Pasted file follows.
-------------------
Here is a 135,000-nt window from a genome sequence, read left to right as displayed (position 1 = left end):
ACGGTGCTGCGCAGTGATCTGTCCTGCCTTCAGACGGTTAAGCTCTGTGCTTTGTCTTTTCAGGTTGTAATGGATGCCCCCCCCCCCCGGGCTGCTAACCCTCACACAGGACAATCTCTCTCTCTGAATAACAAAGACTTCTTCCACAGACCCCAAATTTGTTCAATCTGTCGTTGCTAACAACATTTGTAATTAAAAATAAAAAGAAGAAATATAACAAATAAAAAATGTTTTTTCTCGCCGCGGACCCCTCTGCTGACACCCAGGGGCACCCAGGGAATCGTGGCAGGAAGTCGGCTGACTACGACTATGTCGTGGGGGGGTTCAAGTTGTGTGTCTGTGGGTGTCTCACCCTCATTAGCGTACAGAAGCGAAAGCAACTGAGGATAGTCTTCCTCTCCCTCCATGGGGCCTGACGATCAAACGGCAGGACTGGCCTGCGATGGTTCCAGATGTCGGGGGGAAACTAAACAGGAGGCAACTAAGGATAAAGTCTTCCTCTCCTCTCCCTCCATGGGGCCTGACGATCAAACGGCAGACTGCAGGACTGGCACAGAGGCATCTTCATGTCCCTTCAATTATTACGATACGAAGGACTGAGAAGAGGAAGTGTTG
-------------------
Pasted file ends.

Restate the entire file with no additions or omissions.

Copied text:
Here is a 135,000-nt window from a genome sequence, read left to right as displayed (position 1 = left end):
ACGGTGCTGCGCAGTGATCTGTCCTGCCTTCAGACGGTTAAGCTCTGTGCTTTGTCTTTTCAGGTTGTAATGGATGCCCCCCCCCCCCGGGCTGCTAACCCTCACACAGGACAATCTCTCTCTCTGAATAACAAAGACTTCTTCCACAGACCCCAAATTTGTTCAATCTGTCGTTGCTAACAACATTTGTAATTAAAAATAAAAAGAAGAAATATAACAAATAAAAAATGTTTTTTCTCGCCGCGGACCCCTCTGCTGACACCCAGGGGCACCCAGGGAATCGTGGCAGGAAGTCGGCTGACTACGACTATGTCGTGGGGGGGTTCAAGTTGTGTGTCTGTGGGTGTCTCACCCTCATTAGCGTACAGAAGCGAAAGCAACTGAGGATAGTCTTCCTCTCCCTCCATGGGGCCTGACGATCAAACGGCAGGACTGGCCTGCGATGGTTCCAGATGTCGGGGGGAAACTAAACAGGAGGCAACTAAGGATAAAGTCTTCCTCTCCTCTCCCTCCATGGGGCCTGACGATCAAACGGCAGACTGCAGGACTGGCACAGAGGCATCTTCATGTCCCTTCAATTATTACGATACGAAGGACTGAGAAGAGGAAGTGTTG